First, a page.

Don’t believe everything you read online

YOU may have read it as you were browsing online. A screaming headline: ‘Breaking news’, complete with a picture of a giant snake swallowing some pygmies in the Congo rain forest or some Indian village. Many have been swayed into double-clicking the picture which, after 60 seconds, redirects them to some blank website with absolutely nothing sensible to read.

So you disappointedly brush it off and close the page to concentrate on your emails and think nothing much of it, but in reality, you will have paid money to the owner of the website. You have been scammed, or bakugong’a, as my traditional cousins from the east and south would be told after losing all their money to mishanga sellers of the 1990s as they waited to board United Bus Company of Zambia (UBZ) buses.

Except that this is the 21st century. Gone are the days of ‘aka red, naka black’, or ‘belt belt’, or ‘stick-in-matchbox’ tricks, which made many travellers to the city lose their hard-earned money at the hands of the mishanga sellers, who would lure their victims to participate in the seemingly easy gambling in an effort to double the money they already had. Indeed, many fell victim to these scams.
We are already past the age when some tricksters would send an email with attached bank statements, purporting to be coming from some ex-spouse or that they are surviving heirs to a fortune of some very corrupt former government minister of an unstable African country. They would ask for your bank details so that they could transfer all their money to your account. Their promise was that they would reward you handsomely for all your trouble once they are in the country.
The email would be peppered with all sorts of Christian sycophancy and Bible verses, promising exceptional gratitude to be shown once the transactions have been completed. Alas, before you know it, you would be repeatedly transferring funds to the ‘rich heir’ in an effort to cement the relationship and confirm your trustworthiness of the billions about to hit your account. Many fell victim to such scams.
In this era when technological advances can even allow one to photoshop pictures, a lot of falsehoods are being circulated and, unfortunately, most of our vulnerable people are easily tricked. They simply believe as long as it is on the internet; to them everything is true.
The advent of social media has resulted in faster information being disseminated in the cheapest way possible. With social media, you could be fighting armyworms ravaging your maize fields, but posts on Facebook or Twitter about you drinking Brazilian Cappuccino at Hungry Lion in Los Angeles, with Kim Kardashian sitting across the table breastfeeding her daughter, North West, sound hilarious, but it’s the reality of our time.
With high levels of unemployment, we’ve had many cases of false adverts of recruitment by high-profile institutions, government ministries and the armed forces, etc. False Facebook accounts of leading public figures, such as cabinet ministers, musicians, pastors and businessmen have been created by criminals with the intention of duping people to part with their hard-earned money for some job or supposed fundraising projects.
In the current world of fast internet and smartphones, with internet and mobile banking transactions, criminals have devised new ways of stealing and are cashing in on the uninformed. Unlike the ‘aka red naka black’ scams highlighted earlier, the earnings in today’s scams are enormous as the victims are not just limited to the bus stations or market in Zambia but everyone, anywhere in the world who is able to go online is a potential victim. Sadly, the victims are not even aware that they are being duped and are losing money in some cases.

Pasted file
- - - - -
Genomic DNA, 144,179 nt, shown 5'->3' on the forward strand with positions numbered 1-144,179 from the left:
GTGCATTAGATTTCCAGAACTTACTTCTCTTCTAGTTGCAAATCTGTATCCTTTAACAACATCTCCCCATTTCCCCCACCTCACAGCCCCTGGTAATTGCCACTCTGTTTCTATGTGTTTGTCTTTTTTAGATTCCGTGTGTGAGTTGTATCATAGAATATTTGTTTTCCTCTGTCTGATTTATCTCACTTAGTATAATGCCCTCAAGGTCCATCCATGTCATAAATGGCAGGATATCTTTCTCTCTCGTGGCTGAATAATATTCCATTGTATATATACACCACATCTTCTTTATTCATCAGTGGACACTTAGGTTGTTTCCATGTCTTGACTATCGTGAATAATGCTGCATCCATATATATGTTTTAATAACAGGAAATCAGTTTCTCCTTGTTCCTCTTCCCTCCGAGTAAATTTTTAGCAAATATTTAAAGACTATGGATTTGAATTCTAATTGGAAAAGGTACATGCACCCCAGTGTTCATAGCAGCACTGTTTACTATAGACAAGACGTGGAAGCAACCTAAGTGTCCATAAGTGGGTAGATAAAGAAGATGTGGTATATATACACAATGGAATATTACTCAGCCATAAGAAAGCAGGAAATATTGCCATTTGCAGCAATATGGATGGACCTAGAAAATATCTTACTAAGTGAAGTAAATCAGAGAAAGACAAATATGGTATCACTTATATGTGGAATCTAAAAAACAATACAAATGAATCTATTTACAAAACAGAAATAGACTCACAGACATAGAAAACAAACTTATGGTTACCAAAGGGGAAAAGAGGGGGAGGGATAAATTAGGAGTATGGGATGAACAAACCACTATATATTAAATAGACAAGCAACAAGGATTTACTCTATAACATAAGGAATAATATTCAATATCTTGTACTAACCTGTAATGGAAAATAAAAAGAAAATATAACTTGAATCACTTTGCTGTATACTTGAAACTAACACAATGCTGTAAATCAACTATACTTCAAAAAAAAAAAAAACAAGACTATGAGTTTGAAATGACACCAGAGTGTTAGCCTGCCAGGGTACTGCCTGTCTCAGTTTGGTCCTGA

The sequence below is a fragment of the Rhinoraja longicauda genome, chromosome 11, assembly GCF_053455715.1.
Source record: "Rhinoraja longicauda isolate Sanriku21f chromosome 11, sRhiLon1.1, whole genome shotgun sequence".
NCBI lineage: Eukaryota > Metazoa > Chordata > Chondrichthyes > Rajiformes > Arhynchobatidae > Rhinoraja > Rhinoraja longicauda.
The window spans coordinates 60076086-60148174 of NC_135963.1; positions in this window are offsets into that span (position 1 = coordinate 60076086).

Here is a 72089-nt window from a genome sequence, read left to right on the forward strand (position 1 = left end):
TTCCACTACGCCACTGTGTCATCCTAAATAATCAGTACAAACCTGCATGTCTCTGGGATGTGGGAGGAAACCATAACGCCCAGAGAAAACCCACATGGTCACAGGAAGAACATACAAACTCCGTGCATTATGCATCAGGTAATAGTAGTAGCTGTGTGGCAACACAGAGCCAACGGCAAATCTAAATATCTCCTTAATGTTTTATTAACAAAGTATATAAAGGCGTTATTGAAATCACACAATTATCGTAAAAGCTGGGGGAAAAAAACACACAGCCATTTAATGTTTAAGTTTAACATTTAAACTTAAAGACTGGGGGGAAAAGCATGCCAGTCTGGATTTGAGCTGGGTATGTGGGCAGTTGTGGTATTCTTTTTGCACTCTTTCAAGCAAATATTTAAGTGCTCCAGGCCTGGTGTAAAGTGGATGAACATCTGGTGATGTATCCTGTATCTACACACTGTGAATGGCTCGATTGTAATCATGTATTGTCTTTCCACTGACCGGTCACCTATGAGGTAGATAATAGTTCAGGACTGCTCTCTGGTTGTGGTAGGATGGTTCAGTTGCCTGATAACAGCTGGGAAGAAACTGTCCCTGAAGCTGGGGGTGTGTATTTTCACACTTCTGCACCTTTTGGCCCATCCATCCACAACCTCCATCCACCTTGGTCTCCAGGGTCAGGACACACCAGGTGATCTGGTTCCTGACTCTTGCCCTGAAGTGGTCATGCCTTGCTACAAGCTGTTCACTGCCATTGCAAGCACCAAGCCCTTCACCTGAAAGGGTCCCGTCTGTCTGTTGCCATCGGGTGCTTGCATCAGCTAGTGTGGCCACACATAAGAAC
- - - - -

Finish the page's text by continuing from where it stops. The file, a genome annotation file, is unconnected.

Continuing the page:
Imagine, for instance, with over four million daily internet users in Zambia alone, a website owner is able to earn K0.50 ngwee from each visitor who visits his website. In a day, this would amount to K2 million. The more visitors to the site, the more income the website owner earns. Therefore, in order to attract more visitors and keep them coming, the website owner resorts to creating fake news. Sensationalism has become the trend as there is money to be made at the expense of ruining people’s reputations. False stories are created by these criminals for the sole purpose of increasing the number of visitors, thus generating more revenue.
Even State House has not been spared by these unscrupulous people. Alarming reports have been circulated via WhatsApp, Facebook and Twitter purporting to be official press statements of supposed ministerial appointments, Cabinet reshuffles and other official pronouncements. This has the potential to compromise national security as the news is spread like wildfire. Recently, Special Assistant to the President for Press and Public Relations Amos Chanda was prompted to issue a circular to all media houses stating that henceforth, all statements from his office would bear the State House stamp initialed and signed by him, and posted on the State House website.
Many stakeholders such as the Zambia Information Communications and Technology Authority have been called upon to help in bringing the culprits to book. The Zambia Police Service has equally established a cybercrime unit to monitor and track those abusing social media to commit crimes.
The media need to be alert and verify the authenticity of a lot of stories before publishing them as they risk being sued for damages and for ruining innocent people’s reputations. In all this, we can only reach one conclusion: Don’t believe everything you read online. Verify, verify, verify before circulating anything. Do not participate in circulating falsehoods.
The author is an investigative freelance journalist with interest in socio-economic development, politics, and religious and cultural affairs.

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